Firm's $2.65 billion deal for Postmates expands reach in market, fuels hope of ride-share gain

By Heather Haddon 

This article is being republished as part of our daily reproduction of WSJ.com articles that also appeared in the U.S. print edition of The Wall Street Journal (July 7, 2020).

Uber Technologies Inc. said its $2.65 billion deal for rival Postmates Inc. will help it better compete in restaurant delivery and the market for delivering groceries and other staples, a signal of the ride-hailing company's ambitions to provide a wider range of items to consumer doorsteps.

With its all-stock purchase of Postmates, Uber would become the second-largest restaurant delivery service in the U.S. by market share, following DoorDash Inc., according to research firm Edison Trends. Grubhub Inc. ranks third.

San Francisco-based Uber said it was attracted to Postmates both for its large delivery presence in several U.S. cities and partnerships with companies including Walgreens Boots Alliance Inc. and Seven & i Holdings Co.'s 7-Eleven. But Uber executives said the deal also presents an opportunity to bring more customers to its ride-share business, which has been rocked as the coronavirus pandemic has hurt demand across its markets for months.

"These every day, frequent interactions create habits with customers," Chief Executive Dara Khosrowshahi said in an investor call Monday.

Uber shares rose 6% in Monday trading. Rival Grubhub closed 4.4% higher, a sign that investors welcome consolidation in the delivery sector.

Competition in food delivery has grown rampant across the globe, fueling deals to help companies reach profitability. Uber sought to buy Grubhub earlier this year to shore up its position in the U.S., but the deal fell apart under regulatory concerns and disagreements over a price. Dutch food-delivery giant Just Eat Takeaway.com NV and Grubhub last month agreed to a deal for more than $7 billion.

The pandemic, though, has provided an opportunity for Uber and its rivals in food delivery. Grubhub's orders grew 28% in April and May compared with the previous year as diners turned more to delivery during the pandemic, according to an investor presentation.

Uber said Monday that bookings for its Eats division in its second quarter more than doubled from the previous year. Postmates said its gross orders grew 50% in its second quarter from the previous one, with the majority of those transactions coming from restaurants.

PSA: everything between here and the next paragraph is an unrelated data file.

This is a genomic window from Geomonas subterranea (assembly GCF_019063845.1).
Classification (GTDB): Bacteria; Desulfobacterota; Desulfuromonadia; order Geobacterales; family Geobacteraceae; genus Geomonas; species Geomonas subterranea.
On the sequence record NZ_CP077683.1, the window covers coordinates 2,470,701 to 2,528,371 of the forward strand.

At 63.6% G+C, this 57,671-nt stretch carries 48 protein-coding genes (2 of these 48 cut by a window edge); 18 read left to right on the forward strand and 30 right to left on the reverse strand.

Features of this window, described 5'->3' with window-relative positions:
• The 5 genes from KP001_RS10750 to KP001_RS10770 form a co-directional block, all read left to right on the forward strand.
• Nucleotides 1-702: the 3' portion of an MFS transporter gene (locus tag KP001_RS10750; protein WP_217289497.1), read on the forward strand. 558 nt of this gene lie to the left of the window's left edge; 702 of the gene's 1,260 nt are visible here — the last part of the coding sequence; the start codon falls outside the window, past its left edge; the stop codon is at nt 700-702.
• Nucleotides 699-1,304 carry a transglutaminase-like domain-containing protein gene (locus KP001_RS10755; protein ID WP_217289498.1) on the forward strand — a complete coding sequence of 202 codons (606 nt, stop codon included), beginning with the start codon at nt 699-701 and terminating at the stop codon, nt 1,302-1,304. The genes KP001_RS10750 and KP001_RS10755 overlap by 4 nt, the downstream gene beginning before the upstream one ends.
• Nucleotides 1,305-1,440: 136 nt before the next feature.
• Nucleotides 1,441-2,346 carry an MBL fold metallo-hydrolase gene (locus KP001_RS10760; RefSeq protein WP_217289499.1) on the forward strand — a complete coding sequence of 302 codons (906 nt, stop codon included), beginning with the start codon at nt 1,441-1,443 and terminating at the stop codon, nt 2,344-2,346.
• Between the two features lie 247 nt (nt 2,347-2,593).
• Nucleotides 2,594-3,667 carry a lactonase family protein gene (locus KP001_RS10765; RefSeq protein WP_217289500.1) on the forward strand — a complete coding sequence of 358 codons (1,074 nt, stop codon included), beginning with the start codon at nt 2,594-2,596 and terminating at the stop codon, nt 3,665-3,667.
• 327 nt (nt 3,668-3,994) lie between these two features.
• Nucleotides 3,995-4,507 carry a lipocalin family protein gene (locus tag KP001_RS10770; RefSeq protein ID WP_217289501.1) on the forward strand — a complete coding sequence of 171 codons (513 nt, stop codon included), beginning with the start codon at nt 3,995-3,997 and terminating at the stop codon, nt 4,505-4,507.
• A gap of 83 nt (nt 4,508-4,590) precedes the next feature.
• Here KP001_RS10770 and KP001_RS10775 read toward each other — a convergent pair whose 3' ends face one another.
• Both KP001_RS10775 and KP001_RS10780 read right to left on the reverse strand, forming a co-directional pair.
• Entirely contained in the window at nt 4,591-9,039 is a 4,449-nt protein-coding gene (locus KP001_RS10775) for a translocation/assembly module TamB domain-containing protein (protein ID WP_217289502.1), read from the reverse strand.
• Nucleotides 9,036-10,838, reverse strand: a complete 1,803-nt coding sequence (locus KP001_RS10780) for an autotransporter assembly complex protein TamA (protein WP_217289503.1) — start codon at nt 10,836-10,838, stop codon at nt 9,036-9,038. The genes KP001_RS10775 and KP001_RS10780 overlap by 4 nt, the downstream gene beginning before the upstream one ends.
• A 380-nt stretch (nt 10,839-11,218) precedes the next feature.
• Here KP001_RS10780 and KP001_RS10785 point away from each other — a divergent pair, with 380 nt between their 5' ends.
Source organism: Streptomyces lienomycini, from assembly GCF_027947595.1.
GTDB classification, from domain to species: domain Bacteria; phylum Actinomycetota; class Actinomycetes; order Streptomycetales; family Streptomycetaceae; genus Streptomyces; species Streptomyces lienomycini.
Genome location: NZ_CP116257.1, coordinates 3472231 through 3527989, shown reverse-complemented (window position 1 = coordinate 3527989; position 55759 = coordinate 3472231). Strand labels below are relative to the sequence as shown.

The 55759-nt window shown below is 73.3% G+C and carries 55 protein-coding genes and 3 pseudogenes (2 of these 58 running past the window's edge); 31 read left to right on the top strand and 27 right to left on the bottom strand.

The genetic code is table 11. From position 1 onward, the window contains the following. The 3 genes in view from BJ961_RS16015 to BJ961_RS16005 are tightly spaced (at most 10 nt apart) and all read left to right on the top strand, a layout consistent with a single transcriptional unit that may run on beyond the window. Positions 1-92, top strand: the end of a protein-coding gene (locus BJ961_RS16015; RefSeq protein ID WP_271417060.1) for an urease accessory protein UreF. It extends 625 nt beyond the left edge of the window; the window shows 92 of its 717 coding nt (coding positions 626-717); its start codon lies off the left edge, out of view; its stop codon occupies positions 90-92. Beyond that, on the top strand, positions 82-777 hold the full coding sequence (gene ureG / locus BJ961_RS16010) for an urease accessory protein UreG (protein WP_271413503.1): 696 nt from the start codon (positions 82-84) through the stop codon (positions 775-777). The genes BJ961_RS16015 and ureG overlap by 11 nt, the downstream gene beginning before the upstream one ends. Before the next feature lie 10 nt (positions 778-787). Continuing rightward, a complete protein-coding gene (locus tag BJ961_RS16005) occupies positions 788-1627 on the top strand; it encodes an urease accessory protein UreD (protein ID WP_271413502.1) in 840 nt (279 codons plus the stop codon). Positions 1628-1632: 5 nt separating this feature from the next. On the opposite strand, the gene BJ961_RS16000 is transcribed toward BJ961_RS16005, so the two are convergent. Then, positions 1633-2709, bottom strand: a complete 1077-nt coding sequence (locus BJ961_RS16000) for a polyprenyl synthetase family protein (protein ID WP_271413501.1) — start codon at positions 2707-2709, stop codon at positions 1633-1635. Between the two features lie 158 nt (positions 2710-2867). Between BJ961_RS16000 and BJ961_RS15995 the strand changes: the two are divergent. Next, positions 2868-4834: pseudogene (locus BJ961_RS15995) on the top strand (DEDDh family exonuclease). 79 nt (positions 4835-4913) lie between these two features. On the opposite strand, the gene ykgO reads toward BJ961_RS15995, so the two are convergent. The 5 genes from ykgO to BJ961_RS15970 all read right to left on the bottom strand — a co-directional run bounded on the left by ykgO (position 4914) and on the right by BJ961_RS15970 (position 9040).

Online grocery delivery has also boomed during the pandemic, with online service Instacart Inc. reporting a surge in orders from supermarkets. A number of restaurant delivery players have tried to get a cut of the grocery market. DoorDash does grocery delivery for Walmart Inc., and Uber took a majority stake in grocery-delivery company Cornershop.

Mr. Khosrowshahi said he expects competition to last in restaurant delivery in the U.S. for years, fueling the company's interest to get into other to-go services even if that means bumping up against Amazon.com Inc. and Walmart.

"The category and markets are going to start overlapping with a lot of other players," he said.

The deal will translate into continuing discounts as rivals try to compete for customers and restaurants, said Robert Mollins, of market-research firm Gordon Haskett. "The promotional environment won't be slowing down anytime soon," Mr. Mollins wrote in a note.

Uber Eats has a larger international footprint than its other U.S.-based food-delivery rivals. The ride-share company said Monday that Eats has a top position in dozens of global cities, including London, Paris and Mexico City.

Postmates, founded in 2011 and based in San Francisco, is the smallest among the major U.S. food-delivery companies. The company had raised more than $900 million in funding, according to PitchBook.

Postmates held discussions with other possible buyers since at least last year, and had evaluated pursuing an initial public offering.

The deal will boost Uber's food footprint in Los Angeles, Las Vegas, Phoenix and other cities in the South and West that remain Postmates strongholds. Postmates had $643 million in gross bookings in its first quarter this year, translating into $107 million in revenue, according to a presentation.

Uber said it would keep the Postmates app running separately after the deal's closing, expected in the first quarter of 2021. It will provide bridge financing to Postmates until the deal's close, Uber said. The companies anticipate the transaction could yield $200 million in cost savings, mostly due to reductions in sales, marketing and other administrative costs.

--Dave Sebastian contributed to this article.

Write to Heather Haddon at heather.haddon@wsj.com

 

(END) Dow Jones Newswires

July 07, 2020 02:47 ET (06:47 GMT)

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